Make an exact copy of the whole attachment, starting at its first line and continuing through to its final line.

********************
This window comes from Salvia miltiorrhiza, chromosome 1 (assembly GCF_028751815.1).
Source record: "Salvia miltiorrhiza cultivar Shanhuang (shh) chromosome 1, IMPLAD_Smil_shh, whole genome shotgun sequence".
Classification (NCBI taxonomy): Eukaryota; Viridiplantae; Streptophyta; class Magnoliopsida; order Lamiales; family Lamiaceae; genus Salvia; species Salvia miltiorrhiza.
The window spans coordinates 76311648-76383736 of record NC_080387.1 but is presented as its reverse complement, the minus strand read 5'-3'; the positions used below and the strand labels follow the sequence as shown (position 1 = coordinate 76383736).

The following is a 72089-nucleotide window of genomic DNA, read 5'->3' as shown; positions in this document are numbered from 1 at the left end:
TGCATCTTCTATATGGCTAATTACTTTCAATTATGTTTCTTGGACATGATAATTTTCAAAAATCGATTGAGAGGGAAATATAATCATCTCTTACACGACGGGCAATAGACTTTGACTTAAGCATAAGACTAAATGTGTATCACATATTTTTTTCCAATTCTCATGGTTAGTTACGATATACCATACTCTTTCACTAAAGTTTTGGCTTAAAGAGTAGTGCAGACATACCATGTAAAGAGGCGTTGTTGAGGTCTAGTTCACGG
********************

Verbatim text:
This window comes from Salvia miltiorrhiza, chromosome 1 (assembly GCF_028751815.1).
Source record: "Salvia miltiorrhiza cultivar Shanhuang (shh) chromosome 1, IMPLAD_Smil_shh, whole genome shotgun sequence".
Classification (NCBI taxonomy): Eukaryota; Viridiplantae; Streptophyta; class Magnoliopsida; order Lamiales; family Lamiaceae; genus Salvia; species Salvia miltiorrhiza.
The window spans coordinates 76311648-76383736 of record NC_080387.1 but is presented as its reverse complement, the minus strand read 5'-3'; the positions used below and the strand labels follow the sequence as shown (position 1 = coordinate 76383736).

The following is a 72089-nucleotide window of genomic DNA, read 5'->3' as shown; positions in this document are numbered from 1 at the left end:
TGCATCTTCTATATGGCTAATTACTTTCAATTATGTTTCTTGGACATGATAATTTTCAAAAATCGATTGAGAGGGAAATATAATCATCTCTTACACGACGGGCAATAGACTTTGACTTAAGCATAAGACTAAATGTGTATCACATATTTTTTTCCAATTCTCATGGTTAGTTACGATATACCATACTCTTTCACTAAAGTTTTGGCTTAAAGAGTAGTGCAGACATACCATGTAAAGAGGCGTTGTTGAGGTCTAGTTCACGG